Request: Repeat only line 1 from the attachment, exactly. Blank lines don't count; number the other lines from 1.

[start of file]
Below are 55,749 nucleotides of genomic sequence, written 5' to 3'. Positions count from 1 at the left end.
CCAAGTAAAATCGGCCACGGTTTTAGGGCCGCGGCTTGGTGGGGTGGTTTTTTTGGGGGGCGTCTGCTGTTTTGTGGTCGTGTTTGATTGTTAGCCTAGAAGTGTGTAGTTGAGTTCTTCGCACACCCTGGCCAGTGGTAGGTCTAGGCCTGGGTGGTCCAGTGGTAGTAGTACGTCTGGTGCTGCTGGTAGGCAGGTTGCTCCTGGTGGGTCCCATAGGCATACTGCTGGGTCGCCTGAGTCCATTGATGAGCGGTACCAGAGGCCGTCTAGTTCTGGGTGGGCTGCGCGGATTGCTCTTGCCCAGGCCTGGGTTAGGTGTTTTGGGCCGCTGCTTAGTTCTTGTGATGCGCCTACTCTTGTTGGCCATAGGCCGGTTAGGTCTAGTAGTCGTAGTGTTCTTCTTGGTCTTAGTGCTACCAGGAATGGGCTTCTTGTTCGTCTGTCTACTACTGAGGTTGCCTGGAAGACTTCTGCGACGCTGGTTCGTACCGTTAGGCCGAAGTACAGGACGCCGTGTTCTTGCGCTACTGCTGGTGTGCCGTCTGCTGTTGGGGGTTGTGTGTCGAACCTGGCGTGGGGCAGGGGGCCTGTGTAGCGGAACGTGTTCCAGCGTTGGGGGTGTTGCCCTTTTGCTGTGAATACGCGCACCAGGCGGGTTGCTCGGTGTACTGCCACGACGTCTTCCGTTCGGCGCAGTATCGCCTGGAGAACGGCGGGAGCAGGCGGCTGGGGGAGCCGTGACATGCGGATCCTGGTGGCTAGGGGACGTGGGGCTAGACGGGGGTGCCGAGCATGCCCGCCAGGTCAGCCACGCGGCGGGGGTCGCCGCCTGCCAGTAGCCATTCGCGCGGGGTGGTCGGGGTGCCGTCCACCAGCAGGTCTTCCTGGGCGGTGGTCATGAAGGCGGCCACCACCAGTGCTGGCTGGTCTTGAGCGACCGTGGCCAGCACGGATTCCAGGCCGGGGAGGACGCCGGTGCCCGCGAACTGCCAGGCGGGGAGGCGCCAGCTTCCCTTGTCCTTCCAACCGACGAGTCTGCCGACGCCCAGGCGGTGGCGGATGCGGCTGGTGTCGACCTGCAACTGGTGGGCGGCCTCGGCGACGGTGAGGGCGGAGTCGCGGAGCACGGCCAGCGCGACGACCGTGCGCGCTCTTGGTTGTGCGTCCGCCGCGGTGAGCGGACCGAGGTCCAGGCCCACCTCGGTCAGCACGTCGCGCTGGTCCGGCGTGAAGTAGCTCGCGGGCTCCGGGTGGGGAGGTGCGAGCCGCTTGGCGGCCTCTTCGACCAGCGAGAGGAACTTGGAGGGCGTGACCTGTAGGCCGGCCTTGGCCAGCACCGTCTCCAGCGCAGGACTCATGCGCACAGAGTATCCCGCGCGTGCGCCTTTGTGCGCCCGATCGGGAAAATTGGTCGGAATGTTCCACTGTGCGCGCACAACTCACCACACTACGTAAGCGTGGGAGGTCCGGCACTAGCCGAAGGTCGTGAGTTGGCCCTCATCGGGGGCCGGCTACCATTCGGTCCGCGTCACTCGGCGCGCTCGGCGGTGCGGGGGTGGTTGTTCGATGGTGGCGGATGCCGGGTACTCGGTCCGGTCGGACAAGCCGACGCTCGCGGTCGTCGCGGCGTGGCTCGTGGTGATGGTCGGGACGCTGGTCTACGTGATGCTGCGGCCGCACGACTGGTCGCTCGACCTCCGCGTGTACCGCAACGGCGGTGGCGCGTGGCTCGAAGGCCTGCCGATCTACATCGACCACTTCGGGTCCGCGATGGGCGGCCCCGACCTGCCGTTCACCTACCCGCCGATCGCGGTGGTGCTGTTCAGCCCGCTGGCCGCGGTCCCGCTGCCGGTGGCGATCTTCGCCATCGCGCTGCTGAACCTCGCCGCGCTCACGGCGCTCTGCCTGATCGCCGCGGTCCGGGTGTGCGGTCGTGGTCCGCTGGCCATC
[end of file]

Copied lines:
Below are 55,749 nucleotides of genomic sequence, written 5' to 3'. Positions count from 1 at the left end.